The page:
Spanish Presidency, Conference 17.10.2023:
The conference to kick off the Spanish Presidency on Europeana in 2023 was all about 3D and the related challenges, opportunities and discussions about its necessity.The European Commission, together with Europeana, is pursuing the goal of creating a unified strategy for digitizing our cultural heritage in Europe. The TwinIt! campaign, the contents of which will be explained later, was intended to symbolize a first step in this direction. With the decision to make 3D digitization a central point of the digital strategy, some hurdles and difficulties had to be identified in advance and approaches to solutions had to be developed directly.The first hurdle is the creation of an infrastructure that allows the documentation and migration of 3D objects. Until now, most documentation systems are tailored to handle image and text files. The task is to improve and extend these systems for the creation of a holistic system for all file types.In addition, it must be established at the outset that there can be no quantitative-brachial 3D digitization push. Rather than that, the institutions and professionals must pay attention to the highest possible quality of the objects, because today’s optimum will already be obsolete tomorrow. In connection with this, the exact purpose of each 3D object must be determined. In this way, quality and format can be adjusted to the specific needs. This probing and early evaluation is an iterative process. Furthermore, it we must not forget to create suitable framework conditions for metadata standards and storage space.At the beginning of the 3D offensive, the project leaders defined precise conditions as to how to proceed with the objects of cultural heritage. In that process, three reasons came up that recommended 3D digitization:
- Object is exposed to an immediate risk (e.g. destruction)
- Object is among the most visited in the country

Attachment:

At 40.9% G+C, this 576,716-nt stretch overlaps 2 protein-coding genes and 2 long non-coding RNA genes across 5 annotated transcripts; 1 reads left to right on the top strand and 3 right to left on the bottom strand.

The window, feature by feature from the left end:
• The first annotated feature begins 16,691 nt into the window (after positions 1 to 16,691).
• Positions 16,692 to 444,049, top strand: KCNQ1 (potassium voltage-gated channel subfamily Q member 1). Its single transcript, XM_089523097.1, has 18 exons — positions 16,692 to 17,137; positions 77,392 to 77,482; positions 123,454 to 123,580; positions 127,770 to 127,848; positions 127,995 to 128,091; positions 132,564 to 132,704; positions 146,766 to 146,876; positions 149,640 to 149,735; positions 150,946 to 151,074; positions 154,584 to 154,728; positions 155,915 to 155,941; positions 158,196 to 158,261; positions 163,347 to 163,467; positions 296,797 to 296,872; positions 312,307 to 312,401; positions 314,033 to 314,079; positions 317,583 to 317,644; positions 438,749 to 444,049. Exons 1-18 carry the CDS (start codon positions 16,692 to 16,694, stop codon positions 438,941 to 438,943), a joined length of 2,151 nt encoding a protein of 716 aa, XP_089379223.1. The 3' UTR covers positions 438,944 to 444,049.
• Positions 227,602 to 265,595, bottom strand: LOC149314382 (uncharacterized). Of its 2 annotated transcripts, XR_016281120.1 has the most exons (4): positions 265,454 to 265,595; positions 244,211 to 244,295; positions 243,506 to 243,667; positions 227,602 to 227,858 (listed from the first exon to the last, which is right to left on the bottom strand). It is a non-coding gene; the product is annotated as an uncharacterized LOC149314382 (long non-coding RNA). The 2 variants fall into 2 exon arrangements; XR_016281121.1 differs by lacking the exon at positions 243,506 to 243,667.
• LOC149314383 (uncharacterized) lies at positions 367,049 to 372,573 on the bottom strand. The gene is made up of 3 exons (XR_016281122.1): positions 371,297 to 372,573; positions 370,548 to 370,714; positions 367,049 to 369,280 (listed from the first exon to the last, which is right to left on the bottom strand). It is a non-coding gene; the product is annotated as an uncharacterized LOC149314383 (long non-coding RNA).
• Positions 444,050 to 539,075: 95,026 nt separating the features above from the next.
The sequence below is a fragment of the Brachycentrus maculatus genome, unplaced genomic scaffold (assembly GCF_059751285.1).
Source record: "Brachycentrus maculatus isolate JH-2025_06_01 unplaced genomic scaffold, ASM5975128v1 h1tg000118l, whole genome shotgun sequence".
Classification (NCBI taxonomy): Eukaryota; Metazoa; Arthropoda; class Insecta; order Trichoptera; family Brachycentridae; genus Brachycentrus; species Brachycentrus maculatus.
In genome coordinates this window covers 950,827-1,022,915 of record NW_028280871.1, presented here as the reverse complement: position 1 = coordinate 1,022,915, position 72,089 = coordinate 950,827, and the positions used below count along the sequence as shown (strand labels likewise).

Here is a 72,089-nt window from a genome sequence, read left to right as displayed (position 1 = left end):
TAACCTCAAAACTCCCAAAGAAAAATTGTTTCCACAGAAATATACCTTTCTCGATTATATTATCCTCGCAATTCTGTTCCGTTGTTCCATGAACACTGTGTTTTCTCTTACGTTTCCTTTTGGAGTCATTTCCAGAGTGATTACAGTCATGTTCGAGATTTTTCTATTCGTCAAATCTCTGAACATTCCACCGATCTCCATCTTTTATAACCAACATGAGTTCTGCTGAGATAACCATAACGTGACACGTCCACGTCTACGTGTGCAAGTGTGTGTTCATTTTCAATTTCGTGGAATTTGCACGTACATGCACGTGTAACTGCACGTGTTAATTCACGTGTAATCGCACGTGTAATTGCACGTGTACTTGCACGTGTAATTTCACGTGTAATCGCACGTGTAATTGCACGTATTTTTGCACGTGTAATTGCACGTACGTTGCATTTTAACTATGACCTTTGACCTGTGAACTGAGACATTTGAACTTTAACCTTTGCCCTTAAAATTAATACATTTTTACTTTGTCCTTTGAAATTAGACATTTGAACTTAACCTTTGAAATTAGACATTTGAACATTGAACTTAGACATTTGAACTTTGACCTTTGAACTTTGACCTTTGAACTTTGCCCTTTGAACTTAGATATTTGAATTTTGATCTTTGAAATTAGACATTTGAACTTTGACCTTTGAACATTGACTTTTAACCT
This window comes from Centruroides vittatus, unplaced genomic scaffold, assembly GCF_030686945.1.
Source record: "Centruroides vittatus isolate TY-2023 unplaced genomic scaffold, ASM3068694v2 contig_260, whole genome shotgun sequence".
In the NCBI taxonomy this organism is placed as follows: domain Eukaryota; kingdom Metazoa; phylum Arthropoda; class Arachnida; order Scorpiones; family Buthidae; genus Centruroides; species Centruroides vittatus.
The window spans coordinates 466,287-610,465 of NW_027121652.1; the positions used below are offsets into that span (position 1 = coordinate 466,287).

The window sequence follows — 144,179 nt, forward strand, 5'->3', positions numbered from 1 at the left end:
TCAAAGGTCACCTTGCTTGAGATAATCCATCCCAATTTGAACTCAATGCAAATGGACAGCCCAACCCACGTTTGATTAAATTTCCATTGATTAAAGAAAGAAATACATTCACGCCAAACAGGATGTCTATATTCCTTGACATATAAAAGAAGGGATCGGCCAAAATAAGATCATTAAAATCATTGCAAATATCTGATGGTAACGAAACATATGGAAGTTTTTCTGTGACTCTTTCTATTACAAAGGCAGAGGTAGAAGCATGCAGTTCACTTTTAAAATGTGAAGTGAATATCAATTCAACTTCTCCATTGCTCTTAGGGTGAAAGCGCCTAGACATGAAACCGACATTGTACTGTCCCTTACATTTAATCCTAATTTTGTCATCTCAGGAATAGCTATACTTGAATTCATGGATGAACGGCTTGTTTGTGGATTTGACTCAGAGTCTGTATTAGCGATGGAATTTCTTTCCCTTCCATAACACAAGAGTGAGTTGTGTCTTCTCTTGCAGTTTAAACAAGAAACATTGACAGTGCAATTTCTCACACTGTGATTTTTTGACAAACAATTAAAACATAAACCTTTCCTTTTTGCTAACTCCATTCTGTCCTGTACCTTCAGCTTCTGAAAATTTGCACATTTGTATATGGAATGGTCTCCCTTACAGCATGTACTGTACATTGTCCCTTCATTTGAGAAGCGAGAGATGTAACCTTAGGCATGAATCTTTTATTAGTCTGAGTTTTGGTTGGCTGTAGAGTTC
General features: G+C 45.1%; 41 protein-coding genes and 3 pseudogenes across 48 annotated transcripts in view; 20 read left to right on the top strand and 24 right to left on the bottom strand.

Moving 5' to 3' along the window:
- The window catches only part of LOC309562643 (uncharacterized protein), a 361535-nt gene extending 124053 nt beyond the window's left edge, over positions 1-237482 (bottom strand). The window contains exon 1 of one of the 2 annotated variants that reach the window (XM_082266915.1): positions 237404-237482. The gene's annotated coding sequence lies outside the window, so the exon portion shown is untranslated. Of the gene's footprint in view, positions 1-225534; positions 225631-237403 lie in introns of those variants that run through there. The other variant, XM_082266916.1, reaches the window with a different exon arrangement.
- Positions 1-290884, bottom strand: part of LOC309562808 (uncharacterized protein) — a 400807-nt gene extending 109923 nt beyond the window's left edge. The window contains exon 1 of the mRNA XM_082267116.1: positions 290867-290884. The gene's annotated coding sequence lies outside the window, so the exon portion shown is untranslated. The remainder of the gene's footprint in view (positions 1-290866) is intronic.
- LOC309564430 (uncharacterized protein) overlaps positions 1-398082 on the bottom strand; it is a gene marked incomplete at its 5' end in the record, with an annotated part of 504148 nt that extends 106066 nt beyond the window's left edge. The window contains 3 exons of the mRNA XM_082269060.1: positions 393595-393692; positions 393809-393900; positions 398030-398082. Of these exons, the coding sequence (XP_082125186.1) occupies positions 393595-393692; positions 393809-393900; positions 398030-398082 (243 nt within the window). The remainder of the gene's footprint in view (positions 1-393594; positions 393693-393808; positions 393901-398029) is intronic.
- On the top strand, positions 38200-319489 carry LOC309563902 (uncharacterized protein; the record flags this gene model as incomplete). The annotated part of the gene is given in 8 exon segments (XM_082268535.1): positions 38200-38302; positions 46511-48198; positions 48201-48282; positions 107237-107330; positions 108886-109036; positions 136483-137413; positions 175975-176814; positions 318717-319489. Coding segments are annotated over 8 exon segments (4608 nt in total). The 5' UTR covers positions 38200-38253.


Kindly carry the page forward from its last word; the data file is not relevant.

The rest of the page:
- There is a low rate of digitization in the class of the object
With these conditions in mind, European member states were encouraged to propose an object to be digitized in 3D by next year as part of the TwinIt! campaign. As an example, three ministers of culture from three different countries were invited to present their ideas and objects:
- Austria: Heidentor, Carnuntum
- Poland: St. Martin’s Collegiate Church, Opatów
- Croatia: Ruins of Marjan, Rota
Another important point at the conference was the question on copyright for 3D objects. As with all other cultural objects, this question must be clarified for 3D digitization, too.
Discussions, as mentioned earlier, often revolved around the type and amount of 3D digitization, the advantages and disadvantages. There was one major advantage coming from 3D digitization: By creating a digital replica of the original object, the opportunity arises to conduct research without the original. The objects could then subsequently be returned to their countries of origin, paving the way for a “decolonization” of Europe’s museums.
A complete digital strategy includes, among other things, a capacity-building program for professionals and other interested parties. At the University for Ferrara, the 4CH project launched to fill this position. They provide a dedicated cloud as a storage space for cultural heritage objects, as well as standards and protocols for digitization. The work is driven by existing networks and involved in trainings and teaching. Europeana itself provides a way to use 3D content in teaching with ‘Built with bits’. At the end of the conference, the hosts also provided an outlook on the following EU Belgian Presidency.